In a post-9/11 world, U.S. intelligence and law enforcement officials are expected to strike a delicate balance between conducting aggressive, swift intelligence gathering and adhering to constitutional privacy protections. But in a digital age, private information can sometimes be obtained easily and without an individual’s permission or knowledge, compromising civil liberties. How does the U.S. government reconcile the need to provide security to its citizens without overstepping privacy laws, which are seen as fundamental rights in a democracy?
Judicial Issues Forum
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Thursday, March 11, 2010
10:00 AM to 11:30 AM
The Brookings Institution
1775 Massachusetts Ave., NW
Contact: Brookings Office of Communications
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On March 11, the Brookings Institution will host a Judicial Issues Forum discussion on The Watchers: The Rise of America’s Surveillance State (Penguin Press, 2010), a new book by National Journal intelligence and homeland security correspondent Shane Harris. Harris will discuss the rise of the American surveillance state over the past 25 years, as well as offer his views on how our government’s intelligence strategy has made it harder to catch terrorists and easier to spy on everyday citizens.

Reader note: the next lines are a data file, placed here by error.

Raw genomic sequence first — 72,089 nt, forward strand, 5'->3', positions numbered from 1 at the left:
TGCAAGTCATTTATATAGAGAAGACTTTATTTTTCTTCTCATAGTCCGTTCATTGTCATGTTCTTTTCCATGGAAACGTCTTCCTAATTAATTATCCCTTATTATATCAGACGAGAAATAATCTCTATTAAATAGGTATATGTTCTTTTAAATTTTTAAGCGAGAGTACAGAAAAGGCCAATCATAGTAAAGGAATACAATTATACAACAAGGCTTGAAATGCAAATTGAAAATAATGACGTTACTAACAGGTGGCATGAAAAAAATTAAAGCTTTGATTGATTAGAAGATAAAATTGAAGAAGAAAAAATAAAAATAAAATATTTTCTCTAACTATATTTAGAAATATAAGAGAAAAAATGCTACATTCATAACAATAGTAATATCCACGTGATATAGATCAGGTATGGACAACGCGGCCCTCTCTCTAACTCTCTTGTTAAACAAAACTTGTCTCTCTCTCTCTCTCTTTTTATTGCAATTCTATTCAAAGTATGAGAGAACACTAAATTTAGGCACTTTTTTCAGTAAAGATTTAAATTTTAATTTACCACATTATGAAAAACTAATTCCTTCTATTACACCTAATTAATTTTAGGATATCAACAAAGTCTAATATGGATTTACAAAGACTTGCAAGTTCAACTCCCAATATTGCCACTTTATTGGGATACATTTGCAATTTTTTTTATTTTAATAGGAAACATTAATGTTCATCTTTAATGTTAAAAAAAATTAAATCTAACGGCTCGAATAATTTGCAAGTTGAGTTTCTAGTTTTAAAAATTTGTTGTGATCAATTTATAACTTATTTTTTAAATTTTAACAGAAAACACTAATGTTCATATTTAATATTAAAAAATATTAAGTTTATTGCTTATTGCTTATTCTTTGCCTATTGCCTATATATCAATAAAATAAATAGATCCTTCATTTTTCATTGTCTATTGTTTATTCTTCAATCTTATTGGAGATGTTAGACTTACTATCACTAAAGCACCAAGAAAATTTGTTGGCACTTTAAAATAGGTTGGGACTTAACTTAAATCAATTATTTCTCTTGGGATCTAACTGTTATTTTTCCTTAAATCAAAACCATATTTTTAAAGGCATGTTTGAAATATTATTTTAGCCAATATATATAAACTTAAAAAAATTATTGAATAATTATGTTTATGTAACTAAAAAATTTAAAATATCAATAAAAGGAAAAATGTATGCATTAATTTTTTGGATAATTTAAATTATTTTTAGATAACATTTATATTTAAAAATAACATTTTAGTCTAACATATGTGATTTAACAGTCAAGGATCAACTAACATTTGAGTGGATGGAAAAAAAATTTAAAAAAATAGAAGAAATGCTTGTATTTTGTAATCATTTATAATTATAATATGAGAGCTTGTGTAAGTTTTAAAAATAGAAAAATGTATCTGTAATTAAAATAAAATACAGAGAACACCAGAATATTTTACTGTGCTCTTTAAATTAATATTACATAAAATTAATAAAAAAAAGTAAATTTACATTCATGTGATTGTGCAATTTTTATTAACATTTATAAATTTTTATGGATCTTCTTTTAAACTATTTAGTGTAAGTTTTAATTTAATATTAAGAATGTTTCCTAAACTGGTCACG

Following Harris’ remarks, Ben Wittes, Brookings senior fellow, and Kim Taipale, founder and executive director of the Stilwell Center for Advanced Studies in Science and Technology Policy, will provide reaction and offer their views on protecting individual privacy in an era of invasive technology.
After the program, participants will take audience questions.
Homeland security and intelligence correspondent, National Journal
Senior Fellow, Governance Studies
Founder and Executive Director, Stilwell Center for Advanced Studies in Science and Technology Policy
Law and the Long War: The Future of Justice in the Age of Terror
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Legal Policy in the Obama Administration
Wednesday, November 12, 2008
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Benjamin Wittes, The New Republic, April 05, 2008